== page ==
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TID Chat Clinico-Pathologic Conference (CPC)
The TID Chat CPCs are a collaboration between the Transplant Infectious Diseases Section of TTS (https://tts.org/tid-about/tid-presidents-message) and the Transplant Infectious Disease Journal. Cases, selected from those submitted to the Journal, are presented as a live webinar where diagnosis and management are discussed with experts in the field. This is then written into a summary of the case published here. The video recording of the webinar is available with each of the published CPCs.
Into the unknown: Diagnosing mysterious brain lesions
In this inaugural clinicopathological conference, the invited experts discussed the diagnostic approach to central nervous system infections in immunocompromised hosts. The case presented involved a pancreas-kidney transplant recipient with multiple brain abscesses caused by Bartonella henselae. CSF metagenomic next-generation sequencing played a significant role in the diagnosis. Bartonella henselae is a gram-negative zoonotic pathogen that causes cat-scratch disease, which can be transmitted to humans through cat bites or scratches. Symptoms can vary in severity, correlating with the patient's immune status. Visceral organ involvement, ocular involvement, and neurological manifestations have been reported in immunocompromised patients, but brain abscesses are rare.
Cutaneous lesions in a solid organ transplant recipient: A diagnostic dilemma
We present the case of a 66-year-old female with a history of renal transplant in 1999 with new onset fevers and diffuse skin ulcerations. In this article, we present the diagnostic studies, differential diagnosis, and treatment decisions for the case.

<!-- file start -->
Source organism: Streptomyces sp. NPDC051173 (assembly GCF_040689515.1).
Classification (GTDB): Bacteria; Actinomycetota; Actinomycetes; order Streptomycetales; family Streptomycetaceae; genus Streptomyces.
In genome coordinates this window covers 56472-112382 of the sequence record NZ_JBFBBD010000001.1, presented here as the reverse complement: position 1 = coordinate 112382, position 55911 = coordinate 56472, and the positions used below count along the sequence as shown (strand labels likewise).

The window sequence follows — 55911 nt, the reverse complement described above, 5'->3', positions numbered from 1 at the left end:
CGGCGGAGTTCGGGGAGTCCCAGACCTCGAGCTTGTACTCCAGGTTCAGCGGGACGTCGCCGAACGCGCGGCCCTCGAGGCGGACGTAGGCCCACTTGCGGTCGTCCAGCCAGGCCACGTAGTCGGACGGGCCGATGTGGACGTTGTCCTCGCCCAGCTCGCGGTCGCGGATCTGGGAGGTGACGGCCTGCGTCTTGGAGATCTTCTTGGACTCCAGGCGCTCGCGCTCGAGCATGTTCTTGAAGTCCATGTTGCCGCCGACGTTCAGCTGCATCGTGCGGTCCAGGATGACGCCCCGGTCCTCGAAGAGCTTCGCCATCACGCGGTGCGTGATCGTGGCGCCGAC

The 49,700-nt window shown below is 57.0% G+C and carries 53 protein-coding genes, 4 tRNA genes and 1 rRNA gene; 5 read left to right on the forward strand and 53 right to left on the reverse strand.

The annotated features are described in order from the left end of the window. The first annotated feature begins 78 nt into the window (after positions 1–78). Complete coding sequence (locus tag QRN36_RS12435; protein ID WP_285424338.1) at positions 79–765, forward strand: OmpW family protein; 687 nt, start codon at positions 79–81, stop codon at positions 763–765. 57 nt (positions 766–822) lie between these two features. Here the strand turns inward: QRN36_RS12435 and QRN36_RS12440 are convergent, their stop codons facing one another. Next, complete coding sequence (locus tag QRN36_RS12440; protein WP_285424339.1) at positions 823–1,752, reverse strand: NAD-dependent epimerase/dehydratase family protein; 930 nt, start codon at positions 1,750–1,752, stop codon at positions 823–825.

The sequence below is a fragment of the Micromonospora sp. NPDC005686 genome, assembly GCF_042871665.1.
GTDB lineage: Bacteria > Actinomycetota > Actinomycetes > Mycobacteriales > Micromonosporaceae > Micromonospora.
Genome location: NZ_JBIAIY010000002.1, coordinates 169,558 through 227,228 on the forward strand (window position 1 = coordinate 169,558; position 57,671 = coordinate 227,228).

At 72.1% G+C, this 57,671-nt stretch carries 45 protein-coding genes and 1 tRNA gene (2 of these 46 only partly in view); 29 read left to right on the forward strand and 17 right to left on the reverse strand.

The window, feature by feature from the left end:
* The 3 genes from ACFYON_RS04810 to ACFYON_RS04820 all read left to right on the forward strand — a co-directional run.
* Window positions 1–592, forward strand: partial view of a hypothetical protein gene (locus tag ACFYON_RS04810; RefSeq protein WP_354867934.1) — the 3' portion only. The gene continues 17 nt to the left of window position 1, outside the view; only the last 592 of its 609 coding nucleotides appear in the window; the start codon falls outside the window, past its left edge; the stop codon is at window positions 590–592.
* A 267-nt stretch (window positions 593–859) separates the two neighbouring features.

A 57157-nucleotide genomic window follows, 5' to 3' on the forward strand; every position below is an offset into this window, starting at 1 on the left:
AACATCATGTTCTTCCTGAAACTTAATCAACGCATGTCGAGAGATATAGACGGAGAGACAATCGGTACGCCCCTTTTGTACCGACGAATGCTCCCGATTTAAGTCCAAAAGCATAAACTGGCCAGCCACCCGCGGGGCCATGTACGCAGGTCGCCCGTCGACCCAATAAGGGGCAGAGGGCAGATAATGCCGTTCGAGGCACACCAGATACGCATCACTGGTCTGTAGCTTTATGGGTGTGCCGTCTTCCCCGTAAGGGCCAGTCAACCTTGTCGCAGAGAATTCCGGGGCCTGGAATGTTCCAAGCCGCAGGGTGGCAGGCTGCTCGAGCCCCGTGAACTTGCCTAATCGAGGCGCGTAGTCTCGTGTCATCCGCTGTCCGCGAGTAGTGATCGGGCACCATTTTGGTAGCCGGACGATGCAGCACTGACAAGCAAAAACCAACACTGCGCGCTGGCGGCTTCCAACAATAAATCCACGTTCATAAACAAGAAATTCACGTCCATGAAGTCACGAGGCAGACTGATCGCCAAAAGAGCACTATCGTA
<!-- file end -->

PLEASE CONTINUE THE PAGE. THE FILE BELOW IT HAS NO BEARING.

Lung abscess and empyema in a heart transplant recipient from Thailand
The case discussed involves a 69-year-old Thai woman who underwent orthotopic heart transplantation 9 months before this event. She presented with fever without localizing signs or symptoms. However, her chest images revealed mass-like consolidation in the left upper lobe. Blood culture and lung tissue identified Rhodococcus equi. She was successfully treated with a combination of antimicrobial therapy, optimization of immunosuppressants, and surgical resection.
Complex considerations – Fever and pancytopenia after solid organ transplantation
This case describes a 42-year-old man who underwent kidney transplantation and developed fevers, pancytopenia, and elevated liver function tests starting on post-operative day 9. An extensive microbiologic and molecular workup was performed, ultimately leading to a diagnosis of donor-derived toxoplasmosis with associated hemophagocytic lymphohistiocytosis in the recipient. This case highlights the potential for post-transplant toxoplasmosis in high-risk mismatch (D+/R-) recipients, as well as the role of Toxoplasma-targeted prophylaxis in such patients.
Aspergillus spp. renal arteritis after kidney transplantation: A reappraisal
Aspergillus spp. is an uncommon and life-threatening cause of transplantrenal artery pseudoaneurysm after kidney transplantation.
We report the case of a 62-year-old woman who underwent kidney transplantation 10 months before and presented a 7-cm asymptomatic transplant renal artery pseudoaneurysm. Transplanted kidney and pseudoaneurysm were surgically removed in emergency. Renal graft, urine, and pseudoaneurysm cultures grew Aspergillus flavus. She recovered after 12 months of antifungal therapy.
To date 14 cases of Aspergillus spp. renal arteritis after kidney transplantation have been published, including 50% Aspergillus flavus arteritis. Vast majority were diagnosed within 90 days after transplantation (73%). Despite allograft nephrectomy and antifungal therapy, mortality rate was high (33%).
Successful treatment of Rhodococcus lung abscess and empyema thoracis in a heart transplant recipient
Rhodococcosis is an uncommon cause of pulmonary infection in thoracic organ transplant recipients. We describe a heart transplant recipient diagnosed with Rhodococcus equi left upper lung abscess with empyema thoracis complicated by bacteremia. The patient was successfully treated with appropriate antibiotics, adequate surgical resection, and optimization of immunosuppressants.